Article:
"People Pleasers" Pay a High Price

"People Pleasers" Pay a High Price

Vijai P. Sharma, Ph.D

"The disease to please," as psychologist Harriet Braiker likes to call it, is a form of addiction. Just as a drug addict seeks drugs, a people pleaser seeks approval.

We should help others and try to make them happy. Give for the pleasure of giving. But, the need to please others at all cost at all times, and be everything to everyone are actions of a desperate person. People pleasers are desperate people. Compulsive pleasing is different from an altruistic desire. Such a compulsion has serious physical and emotional consequences in the long term.

Do your actions stem from your own desire to please others or, because they make demands on you and you must oblige? It takes two to tango. A people pleaser is often hooked up with a person with un-appeasing demands.

The compulsion to please others is maintained by various "musts" and "shoulds" related to others. Here are a few examples of "musts" to which the people pleaser reacts:
"I must always do what others want of me."
"I must always put others before me."
"I must never say "No" to anyone.

Here are a few examples of "shoulds" that the people pleaser expects of others:
"They should always like me because I try so hard to please them."
"They should never criticize me because I always try to live up to their expectations."
"They should never treat me unfairly because I am always so nice to them."

These musts and shoulds, if we are not watchful, can become the slave drivers. They'll make you sweat and still be never appeased. Tell these slave drivers that you don't have to be liked by everyone. Tell them that, sometimes, your needs may have to take precedence over someone else's. Don't let others take advantage of you for the fear that you won't be able to survive their rejection.

Are you afraid that if people didn't need you, you'd be expelled to the dark abyss of loneliness? So, do you always have to do something to be needed by others? On occasion, it's better to risk other's displeasure or even anger because what you want to do is the right and the fair thing to do.

Do you experience feelings that are disagreeable or negative? Such feelings don't always have to be buried in a secret chamber. There is a way to express them in a thoughtful and considerate way. Totally suppressed negative feelings tend to turn into such things as headaches and sore muscles or into anxiety and depression. But, controlled expression and tactful confrontation tends to improve relationships. If you're really upset with someone, the worst thing you can do to yourself is to try to please him or her.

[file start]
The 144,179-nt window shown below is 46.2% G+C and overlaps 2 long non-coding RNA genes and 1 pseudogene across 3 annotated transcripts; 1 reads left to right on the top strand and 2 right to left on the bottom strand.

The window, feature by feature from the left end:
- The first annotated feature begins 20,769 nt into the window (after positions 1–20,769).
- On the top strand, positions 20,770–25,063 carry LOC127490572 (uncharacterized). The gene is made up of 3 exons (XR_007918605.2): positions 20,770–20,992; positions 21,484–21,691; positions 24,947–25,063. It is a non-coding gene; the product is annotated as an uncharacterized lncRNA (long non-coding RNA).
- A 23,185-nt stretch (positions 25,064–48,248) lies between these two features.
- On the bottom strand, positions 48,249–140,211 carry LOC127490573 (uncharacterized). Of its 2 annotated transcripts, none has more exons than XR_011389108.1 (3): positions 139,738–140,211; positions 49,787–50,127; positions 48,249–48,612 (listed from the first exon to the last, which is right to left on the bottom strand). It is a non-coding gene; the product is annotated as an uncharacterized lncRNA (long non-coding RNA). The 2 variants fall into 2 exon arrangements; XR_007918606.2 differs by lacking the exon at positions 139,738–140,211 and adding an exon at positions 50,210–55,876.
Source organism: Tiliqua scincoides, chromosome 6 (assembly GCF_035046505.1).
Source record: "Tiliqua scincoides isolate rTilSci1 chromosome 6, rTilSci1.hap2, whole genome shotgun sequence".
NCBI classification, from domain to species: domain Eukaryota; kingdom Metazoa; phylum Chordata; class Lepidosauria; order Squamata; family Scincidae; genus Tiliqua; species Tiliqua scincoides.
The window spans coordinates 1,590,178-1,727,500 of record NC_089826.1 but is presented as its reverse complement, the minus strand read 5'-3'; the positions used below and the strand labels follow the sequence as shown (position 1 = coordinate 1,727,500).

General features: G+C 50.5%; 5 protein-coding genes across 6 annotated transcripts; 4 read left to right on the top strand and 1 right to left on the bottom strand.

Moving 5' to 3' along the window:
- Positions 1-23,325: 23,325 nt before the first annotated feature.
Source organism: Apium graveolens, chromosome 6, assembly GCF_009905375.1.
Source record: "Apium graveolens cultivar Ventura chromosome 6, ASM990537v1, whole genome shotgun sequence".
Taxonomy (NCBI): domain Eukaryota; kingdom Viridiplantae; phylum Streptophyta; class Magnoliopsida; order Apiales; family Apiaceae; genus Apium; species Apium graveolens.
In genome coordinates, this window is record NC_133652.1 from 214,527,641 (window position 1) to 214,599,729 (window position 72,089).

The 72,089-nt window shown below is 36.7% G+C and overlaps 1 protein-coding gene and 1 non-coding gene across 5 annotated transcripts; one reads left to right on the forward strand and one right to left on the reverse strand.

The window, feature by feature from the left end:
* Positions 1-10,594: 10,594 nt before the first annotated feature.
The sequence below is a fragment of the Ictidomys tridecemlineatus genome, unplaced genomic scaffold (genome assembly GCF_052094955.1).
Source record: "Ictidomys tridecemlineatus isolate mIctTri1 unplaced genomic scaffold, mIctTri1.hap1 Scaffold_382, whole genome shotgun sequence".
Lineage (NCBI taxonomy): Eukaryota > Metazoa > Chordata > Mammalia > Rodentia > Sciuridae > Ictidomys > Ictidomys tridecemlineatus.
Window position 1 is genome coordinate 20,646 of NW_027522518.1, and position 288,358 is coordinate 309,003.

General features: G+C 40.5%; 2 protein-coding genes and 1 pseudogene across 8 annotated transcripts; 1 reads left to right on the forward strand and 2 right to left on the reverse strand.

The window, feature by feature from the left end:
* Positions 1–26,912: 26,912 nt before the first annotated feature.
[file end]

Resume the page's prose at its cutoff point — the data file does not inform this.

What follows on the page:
You don't have to meet the demands and expectations of others if they are unreasonable, unrealistic or unfair. The trouble with being too nice all the time is that you can't be yourself at any time. When you can't be yourself, at least, for majority of the time, the psychological and physical tension can wear you out.

Don't say "yes" when you really want to say "no." Let's say someone invites you and you don't want to go. But, you also don't want to bluntly say "no." Buy some time. Say something like, "I might have a conflict. Let me check." Get back with the person and tell them that you're sorry, you can't. If you would like to be invited some other time, make sure to ask for a "rain check."

Years ago, when I worked for an organization, I asked my boss for a raise. He told me that he would consider my request and give his decision the next day. The following day he took me aside, put his arm on my shoulder and said, "I WANT to give you a raise, but in view of the financial situation, I know I SHOULDN'T." Even though I was told "no" I still felt good about it.

To be liked by everyone all the time is untenable. If you're liked and approved the majority of the time by people important to you, you're doing well. Be careful about people who are hard to please. Anyone who finds a lot of faults in you and wants you to change a lot of things about you is really not for you, but actually is against you. Don't be sucked into trying hard to please someone who will never be totally pleased.

We should always accept our share of responsibility but not accept blame if it's not valid.

Do something to please you for a change. Take time for yourself. But, if you are a person who has been too self-absorbed, it's time to give of yourself to others and spend some time on people around you. Doing something different for a change is timely at this time of the year.

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Copyright 2002, Mind Publications 


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